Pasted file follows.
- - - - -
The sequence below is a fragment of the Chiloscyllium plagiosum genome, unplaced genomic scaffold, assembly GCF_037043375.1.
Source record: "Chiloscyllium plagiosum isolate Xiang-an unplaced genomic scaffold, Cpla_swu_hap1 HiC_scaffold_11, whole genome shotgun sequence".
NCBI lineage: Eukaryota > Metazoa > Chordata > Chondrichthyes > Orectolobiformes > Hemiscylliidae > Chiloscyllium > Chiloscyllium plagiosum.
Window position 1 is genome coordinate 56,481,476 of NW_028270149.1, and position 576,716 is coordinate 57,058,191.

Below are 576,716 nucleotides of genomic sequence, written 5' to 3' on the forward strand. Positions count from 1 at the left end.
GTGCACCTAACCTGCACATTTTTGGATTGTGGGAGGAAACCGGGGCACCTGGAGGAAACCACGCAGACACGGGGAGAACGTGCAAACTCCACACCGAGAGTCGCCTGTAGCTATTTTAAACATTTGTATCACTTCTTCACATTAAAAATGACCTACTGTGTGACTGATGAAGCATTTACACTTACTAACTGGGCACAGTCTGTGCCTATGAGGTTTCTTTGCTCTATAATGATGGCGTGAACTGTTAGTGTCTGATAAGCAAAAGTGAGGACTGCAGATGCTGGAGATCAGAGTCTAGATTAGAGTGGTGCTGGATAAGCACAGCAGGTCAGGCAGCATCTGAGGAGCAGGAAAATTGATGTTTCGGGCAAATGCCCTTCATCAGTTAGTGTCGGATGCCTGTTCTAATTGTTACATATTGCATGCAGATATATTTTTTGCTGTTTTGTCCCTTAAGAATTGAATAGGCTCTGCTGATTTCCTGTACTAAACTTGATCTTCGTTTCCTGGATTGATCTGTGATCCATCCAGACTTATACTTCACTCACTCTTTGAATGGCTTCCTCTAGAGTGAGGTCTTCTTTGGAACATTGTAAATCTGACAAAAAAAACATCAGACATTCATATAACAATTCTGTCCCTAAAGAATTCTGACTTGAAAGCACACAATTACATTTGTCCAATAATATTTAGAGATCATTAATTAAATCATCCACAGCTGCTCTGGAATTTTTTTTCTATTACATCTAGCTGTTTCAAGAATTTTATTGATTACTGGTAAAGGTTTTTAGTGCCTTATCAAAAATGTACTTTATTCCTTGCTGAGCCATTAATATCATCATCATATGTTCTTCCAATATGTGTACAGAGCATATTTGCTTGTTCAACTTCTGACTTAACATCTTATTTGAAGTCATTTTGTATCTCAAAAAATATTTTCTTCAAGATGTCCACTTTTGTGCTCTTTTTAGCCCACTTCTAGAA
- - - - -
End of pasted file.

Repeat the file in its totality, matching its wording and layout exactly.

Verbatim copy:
The sequence below is a fragment of the Chiloscyllium plagiosum genome, unplaced genomic scaffold, assembly GCF_037043375.1.
Source record: "Chiloscyllium plagiosum isolate Xiang-an unplaced genomic scaffold, Cpla_swu_hap1 HiC_scaffold_11, whole genome shotgun sequence".
NCBI lineage: Eukaryota > Metazoa > Chordata > Chondrichthyes > Orectolobiformes > Hemiscylliidae > Chiloscyllium > Chiloscyllium plagiosum.
Window position 1 is genome coordinate 56,481,476 of NW_028270149.1, and position 576,716 is coordinate 57,058,191.

Below are 576,716 nucleotides of genomic sequence, written 5' to 3' on the forward strand. Positions count from 1 at the left end.
GTGCACCTAACCTGCACATTTTTGGATTGTGGGAGGAAACCGGGGCACCTGGAGGAAACCACGCAGACACGGGGAGAACGTGCAAACTCCACACCGAGAGTCGCCTGTAGCTATTTTAAACATTTGTATCACTTCTTCACATTAAAAATGACCTACTGTGTGACTGATGAAGCATTTACACTTACTAACTGGGCACAGTCTGTGCCTATGAGGTTTCTTTGCTCTATAATGATGGCGTGAACTGTTAGTGTCTGATAAGCAAAAGTGAGGACTGCAGATGCTGGAGATCAGAGTCTAGATTAGAGTGGTGCTGGATAAGCACAGCAGGTCAGGCAGCATCTGAGGAGCAGGAAAATTGATGTTTCGGGCAAATGCCCTTCATCAGTTAGTGTCGGATGCCTGTTCTAATTGTTACATATTGCATGCAGATATATTTTTTGCTGTTTTGTCCCTTAAGAATTGAATAGGCTCTGCTGATTTCCTGTACTAAACTTGATCTTCGTTTCCTGGATTGATCTGTGATCCATCCAGACTTATACTTCACTCACTCTTTGAATGGCTTCCTCTAGAGTGAGGTCTTCTTTGGAACATTGTAAATCTGACAAAAAAAACATCAGACATTCATATAACAATTCTGTCCCTAAAGAATTCTGACTTGAAAGCACACAATTACATTTGTCCAATAATATTTAGAGATCATTAATTAAATCATCCACAGCTGCTCTGGAATTTTTTTTCTATTACATCTAGCTGTTTCAAGAATTTTATTGATTACTGGTAAAGGTTTTTAGTGCCTTATCAAAAATGTACTTTATTCCTTGCTGAGCCATTAATATCATCATCATATGTTCTTCCAATATGTGTACAGAGCATATTTGCTTGTTCAACTTCTGACTTAACATCTTATTTGAAGTCATTTTGTATCTCAAAAAATATTTTCTTCAAGATGTCCACTTTTGTGCTCTTTTTAGCCCACTTCTAGAA